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Activity Students will be put into groups of three for the physics lab. The Problem: Determine if or how inclines may affect the speed of a moving object. Hypothesis: Students should make a prediction as to what they think will happens to an object’s speed when the incline gets raised or lowered. Procedures: Each group will determine the experiment they want to do. Each group must compare at least five different angles and the result of each change. Students will set up at least five different ramps along right angles. The change in angle would come from changing the heights of the ramp. Using this information and the trigonometry concepts covered, students will calculate and diagram the angle measures they used in their varying ramps. The distances and times that are derived the object’s trip along the ramp, measured by the sonic ranger device will help in calculation the speeds. Students would then compare the speeds attained by changing the angle and determine if there are any conclusions they can draw. Students would graph the data they collected and present their finding to the class. Extension Ideas: Vary the mass of the object on a constant incline Vary the size of the object Collect data using a stopwatch instead of the sonic ranger Measure the speeds along different points in the object’s trip Students will be put into groups of three for the physics lab. The Problem: Determine if or how inclines may affect the speed of a moving object. Hypothesis: Students should make a prediction as to what they think will happens to an object’s speed when the incline gets raised or lowered. Procedures: Each group will determine the experiment they want to do. Each group must compare at least five different angles and the result of each change. Students will set up at least five different ramps along right angles. The change in angle would come from changing the heights of the ramp. Using this information and the trigonometry concepts covered, students will calculate and diagram the angle measures they used in their varying ramps. The distances and times that are derived the object’s trip along the ramp, measured by the sonic ranger device will help in calculation the speeds. Students would then compare the speeds attained by changing the angle and determine if there are any conclusions they can draw. Students would graph the data they collected and present their finding to the class. Extension Ideas: Vary the mass of the object on a constant incline Vary the size of the object Collect data using a stopwatch instead of the sonic ranger Measure the speeds along different points in the object’s trip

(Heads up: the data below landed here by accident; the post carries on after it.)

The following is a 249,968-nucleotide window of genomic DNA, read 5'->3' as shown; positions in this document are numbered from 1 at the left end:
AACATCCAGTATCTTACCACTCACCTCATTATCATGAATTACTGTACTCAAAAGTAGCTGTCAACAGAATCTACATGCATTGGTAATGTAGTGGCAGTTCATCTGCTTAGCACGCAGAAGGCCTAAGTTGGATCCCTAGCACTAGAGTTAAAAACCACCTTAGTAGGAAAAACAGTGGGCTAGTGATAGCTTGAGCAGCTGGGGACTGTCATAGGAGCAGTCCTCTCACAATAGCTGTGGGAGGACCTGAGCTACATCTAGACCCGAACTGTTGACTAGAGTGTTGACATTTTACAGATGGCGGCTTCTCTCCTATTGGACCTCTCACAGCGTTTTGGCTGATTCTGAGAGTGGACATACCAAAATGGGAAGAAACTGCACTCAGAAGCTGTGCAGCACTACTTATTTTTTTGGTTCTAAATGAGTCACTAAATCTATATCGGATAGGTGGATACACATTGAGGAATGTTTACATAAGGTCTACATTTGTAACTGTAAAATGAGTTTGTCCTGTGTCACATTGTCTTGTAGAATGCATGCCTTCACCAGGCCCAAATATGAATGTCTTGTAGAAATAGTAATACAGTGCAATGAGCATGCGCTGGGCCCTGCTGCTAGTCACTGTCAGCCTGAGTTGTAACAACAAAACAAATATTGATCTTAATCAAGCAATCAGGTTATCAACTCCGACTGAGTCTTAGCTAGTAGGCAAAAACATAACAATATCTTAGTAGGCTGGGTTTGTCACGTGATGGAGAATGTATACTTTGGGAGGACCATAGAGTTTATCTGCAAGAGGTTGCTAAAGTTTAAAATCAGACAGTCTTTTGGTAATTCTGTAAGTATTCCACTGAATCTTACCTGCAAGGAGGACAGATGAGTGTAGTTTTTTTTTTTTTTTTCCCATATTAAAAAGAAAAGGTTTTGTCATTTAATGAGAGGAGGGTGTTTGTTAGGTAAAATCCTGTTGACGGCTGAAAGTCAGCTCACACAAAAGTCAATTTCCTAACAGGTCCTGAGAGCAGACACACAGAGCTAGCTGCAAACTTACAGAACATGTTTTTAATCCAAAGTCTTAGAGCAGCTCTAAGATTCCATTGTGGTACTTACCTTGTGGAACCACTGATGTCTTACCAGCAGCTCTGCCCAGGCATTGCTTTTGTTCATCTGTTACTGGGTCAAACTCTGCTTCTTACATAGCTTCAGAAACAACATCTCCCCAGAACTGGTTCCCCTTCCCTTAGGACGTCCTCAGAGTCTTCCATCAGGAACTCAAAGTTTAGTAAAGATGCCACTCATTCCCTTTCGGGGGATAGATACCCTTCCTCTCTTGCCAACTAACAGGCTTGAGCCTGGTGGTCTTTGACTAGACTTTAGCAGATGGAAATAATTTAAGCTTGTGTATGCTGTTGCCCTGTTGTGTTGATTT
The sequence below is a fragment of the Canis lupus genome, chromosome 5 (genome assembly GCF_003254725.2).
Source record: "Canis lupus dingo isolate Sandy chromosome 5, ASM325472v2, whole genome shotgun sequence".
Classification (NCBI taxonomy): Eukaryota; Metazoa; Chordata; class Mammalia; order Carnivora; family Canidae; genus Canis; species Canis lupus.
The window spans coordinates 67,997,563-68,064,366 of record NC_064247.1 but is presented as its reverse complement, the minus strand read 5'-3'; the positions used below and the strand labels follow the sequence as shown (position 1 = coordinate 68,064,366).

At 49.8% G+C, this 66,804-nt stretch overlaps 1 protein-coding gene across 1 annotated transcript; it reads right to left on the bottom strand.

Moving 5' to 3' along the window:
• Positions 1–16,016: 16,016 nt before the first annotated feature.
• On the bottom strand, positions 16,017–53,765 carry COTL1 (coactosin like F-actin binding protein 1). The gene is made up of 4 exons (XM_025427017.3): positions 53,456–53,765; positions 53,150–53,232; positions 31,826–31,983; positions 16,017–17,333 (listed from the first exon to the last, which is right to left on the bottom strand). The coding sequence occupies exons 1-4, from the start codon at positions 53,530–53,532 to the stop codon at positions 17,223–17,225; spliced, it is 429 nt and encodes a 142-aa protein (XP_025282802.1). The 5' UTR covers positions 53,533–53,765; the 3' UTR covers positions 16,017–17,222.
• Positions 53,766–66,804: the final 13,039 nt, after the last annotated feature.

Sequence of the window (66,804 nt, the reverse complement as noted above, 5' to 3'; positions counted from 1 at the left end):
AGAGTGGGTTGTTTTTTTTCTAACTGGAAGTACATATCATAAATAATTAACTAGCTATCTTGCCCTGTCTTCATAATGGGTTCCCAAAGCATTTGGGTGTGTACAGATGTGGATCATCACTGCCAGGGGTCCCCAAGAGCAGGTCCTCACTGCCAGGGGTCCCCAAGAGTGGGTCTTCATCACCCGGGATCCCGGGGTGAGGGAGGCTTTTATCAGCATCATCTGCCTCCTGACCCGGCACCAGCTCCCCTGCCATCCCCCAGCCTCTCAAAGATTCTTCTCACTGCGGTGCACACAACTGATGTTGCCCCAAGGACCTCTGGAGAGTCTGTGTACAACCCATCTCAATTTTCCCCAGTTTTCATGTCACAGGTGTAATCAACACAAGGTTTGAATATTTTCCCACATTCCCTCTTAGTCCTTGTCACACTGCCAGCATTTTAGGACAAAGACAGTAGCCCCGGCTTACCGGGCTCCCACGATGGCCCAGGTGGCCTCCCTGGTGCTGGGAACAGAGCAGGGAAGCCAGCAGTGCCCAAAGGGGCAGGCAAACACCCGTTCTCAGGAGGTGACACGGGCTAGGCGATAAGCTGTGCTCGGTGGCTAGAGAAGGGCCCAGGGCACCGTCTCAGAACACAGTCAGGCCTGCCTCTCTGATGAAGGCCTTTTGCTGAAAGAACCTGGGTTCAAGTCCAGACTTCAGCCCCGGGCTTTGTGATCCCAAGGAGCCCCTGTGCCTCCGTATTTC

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Concep Question #3 1)It doesn’t. Other things affect its speed. 2)The more steep the ramp is the faster the object travels. 3)The more steep the ramp is the slower the object travels. How does adjusting the angle of a ramp affect an object’s speed?

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Assessment Students will be assessed based on the conclusions they are able to draw in their lab, and from concep questions Students will also be evaluated based on in-class observations made by the teacher. Students will also do a self- evaluation to evaluate where they think they stand in their conceptual understanding. Students would also be assessed based on the individual work done on class/homework and on quizzes. Students will be assessed based on the conclusions they are able to draw in their lab, and from concep questions Students will also be evaluated based on in-class observations made by the teacher. Students will also do a self- evaluation to evaluate where they think they stand in their conceptual understanding. Students would also be assessed based on the individual work done on class/homework and on quizzes. RUBRIC 4- drew accurate physical observations and accurately computed angle measurements. 3- was able to observe the physical behaviors and drew logical conclusions, some confusion may still exist. Was able to accurately compute the angle measurements. 2- Made errors in observations and/or failed to draw logical conclusions about the physical behaviors. Make errors while computing the angle measurements. 1- Made inaccurate observations and did not make conclusions about the physical behaviors. Made errors in the angle measurements.